ABI and Limb Revascularization or Amputation in PAD

Study Questions:

Is the ankle-brachial index (ABI) associated with limb outcomes in community-dwelling patients with peripheral artery disease (PAD)?


The authors evaluated a population-based, observational cohort of community-dwelling patients between 1998 and 2014 with PAD in Olmsted County, MN. ABI results, limb events, and medical therapies were identified through a computer algorithm within the electronic medical record. PAD was defined as an ABI of ≤0.9; severe PAD defined as an ABI ≤0.5; and poorly compressible vessels defined as ABI ≥1.4. Guideline-recommended therapies included statins, antiplatelet agents, angiotensin-converting enzyme (ACE) inhibitors or angiotensin-receptor blockers (ARBs), and smoking abstention. Risk of revascularization and amputation was assessed after adjusting for age, sex, and the presence of critical limb ischemia.


Of the 1,413 patients with PAD, 633 (44.8%) were women and the mean age was 70.8 (standard deviation, 13.3) years. Severe PAD was identified in 283 (20.0%) patients and poorly compressible vessels were identified in 350 (24.8%) patients. Only 32/283 (11.3%) patients with severe PAD and 68/350 (19.4%) patients with poorly compressible vessels were receiving four guideline-recommended therapies. Revascularization 1-year event rates were 32.4% among patients with severe PAD. One-year amputation event rates were 13.9% among patients with poorly compressible vessels. Poorly compressible vessels were associated with an increased risk of amputation (adjusted hazard ratio [aHR], 3.12; 95% confidence interval [CI], 2.16-4.50), but not revascularization (aHR, 0.91; 95% CI, 0.69-1.20). Severe PAD was associated with revascularization (aHR, 2.69; 95% CI, 2.15-3.37), but not amputation (aHR, 1.30; 95% CI, 0.82-2.07).


The authors concluded that community-dwelling patients with severe PAD or poorly compressible vessels have high rates of revascularization and/or limb loss. They also concluded that guideline-directed therapies were largely underutilized in this population.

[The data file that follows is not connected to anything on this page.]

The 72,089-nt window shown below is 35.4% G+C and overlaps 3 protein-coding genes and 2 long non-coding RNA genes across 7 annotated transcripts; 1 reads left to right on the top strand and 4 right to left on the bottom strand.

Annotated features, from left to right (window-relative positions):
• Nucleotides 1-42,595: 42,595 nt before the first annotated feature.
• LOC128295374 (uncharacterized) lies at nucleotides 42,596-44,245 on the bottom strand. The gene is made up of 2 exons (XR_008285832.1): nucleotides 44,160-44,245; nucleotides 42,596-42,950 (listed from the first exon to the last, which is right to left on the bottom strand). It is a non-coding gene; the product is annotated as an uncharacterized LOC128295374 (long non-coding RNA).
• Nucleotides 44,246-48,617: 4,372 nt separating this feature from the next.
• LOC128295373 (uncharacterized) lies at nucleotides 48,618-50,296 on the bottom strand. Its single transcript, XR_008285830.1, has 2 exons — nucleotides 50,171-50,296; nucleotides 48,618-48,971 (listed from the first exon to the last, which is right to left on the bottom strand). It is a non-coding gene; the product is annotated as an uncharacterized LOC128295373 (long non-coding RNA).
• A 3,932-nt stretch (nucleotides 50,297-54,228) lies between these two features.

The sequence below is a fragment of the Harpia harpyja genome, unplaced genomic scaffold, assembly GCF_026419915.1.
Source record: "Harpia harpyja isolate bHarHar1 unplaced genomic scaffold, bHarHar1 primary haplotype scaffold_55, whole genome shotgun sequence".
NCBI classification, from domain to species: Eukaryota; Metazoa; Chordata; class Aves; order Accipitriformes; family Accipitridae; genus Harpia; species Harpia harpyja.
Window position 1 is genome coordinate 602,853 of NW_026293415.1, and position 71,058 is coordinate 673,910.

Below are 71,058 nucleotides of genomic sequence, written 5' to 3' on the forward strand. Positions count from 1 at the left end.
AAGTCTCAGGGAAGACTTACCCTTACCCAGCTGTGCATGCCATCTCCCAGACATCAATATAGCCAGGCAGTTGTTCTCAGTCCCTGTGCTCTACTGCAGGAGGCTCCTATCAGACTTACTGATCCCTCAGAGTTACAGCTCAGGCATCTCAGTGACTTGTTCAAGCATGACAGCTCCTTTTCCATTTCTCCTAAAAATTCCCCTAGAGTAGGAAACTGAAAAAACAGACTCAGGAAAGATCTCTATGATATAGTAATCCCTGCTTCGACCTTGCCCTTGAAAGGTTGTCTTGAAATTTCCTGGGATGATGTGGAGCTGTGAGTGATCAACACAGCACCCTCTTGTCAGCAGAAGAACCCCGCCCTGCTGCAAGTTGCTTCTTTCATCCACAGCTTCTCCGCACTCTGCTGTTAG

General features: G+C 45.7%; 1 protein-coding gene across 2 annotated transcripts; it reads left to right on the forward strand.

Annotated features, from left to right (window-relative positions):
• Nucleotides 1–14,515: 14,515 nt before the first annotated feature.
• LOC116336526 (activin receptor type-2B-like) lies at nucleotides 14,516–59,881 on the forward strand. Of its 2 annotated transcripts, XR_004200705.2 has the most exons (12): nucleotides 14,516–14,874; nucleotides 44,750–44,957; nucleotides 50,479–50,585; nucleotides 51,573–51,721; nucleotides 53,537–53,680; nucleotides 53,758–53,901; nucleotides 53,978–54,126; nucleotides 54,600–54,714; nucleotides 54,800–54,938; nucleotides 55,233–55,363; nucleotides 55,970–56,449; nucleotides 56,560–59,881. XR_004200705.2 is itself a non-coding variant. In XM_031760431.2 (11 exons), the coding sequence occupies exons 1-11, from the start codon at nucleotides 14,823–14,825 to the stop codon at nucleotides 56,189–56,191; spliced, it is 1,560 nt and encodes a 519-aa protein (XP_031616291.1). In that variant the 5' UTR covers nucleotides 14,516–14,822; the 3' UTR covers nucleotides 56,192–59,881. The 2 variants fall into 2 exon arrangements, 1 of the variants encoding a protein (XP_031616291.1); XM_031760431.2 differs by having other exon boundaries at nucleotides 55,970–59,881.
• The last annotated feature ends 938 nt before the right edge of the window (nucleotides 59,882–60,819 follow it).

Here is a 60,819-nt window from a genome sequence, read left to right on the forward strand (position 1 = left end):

This study highlights the high degree of morbidity associated with severe PAD or the presence of poorly compressible vessels. Importantly, it confirms that more severe forms of PAD are associated with worse outcomes. Nonetheless, well-established therapies (antiplatelet medications, statins, antihypertensives, and smoking cessation) are grossly underutilized. With the advent of newer therapies (e.g., rivaroxaban 2.5 mg BID and PCSK9 inhibitors) promising improved limb outcomes among PAD patients, it is important to first initiate standard therapies with single antiplatelet medications, high-intensity statins, blood pressure control (possibly with ACE inhibitors or ARB medications), and tobacco avoidance.

Clinical Topics: Cardiac Surgery, Invasive Cardiovascular Angiography and Intervention, Prevention, Vascular Medicine, Atherosclerotic Disease (CAD/PAD), Cardiac Surgery and Arrhythmias, Interventions and Vascular Medicine, Hypertension, Smoking

Keywords: Amputation, Angiotensin Receptor Antagonists, Angiotensin-Converting Enzyme Inhibitors, Ankle Brachial Index, Antihypertensive Agents, Blood Pressure, Electronic Health Records, Hypertension, Myocardial Revascularization, Outcome Assessment (Health Care), Peripheral Arterial Disease, Platelet Aggregation Inhibitors, Secondary Prevention, Smoking, Smoking Cessation, Vascular Diseases

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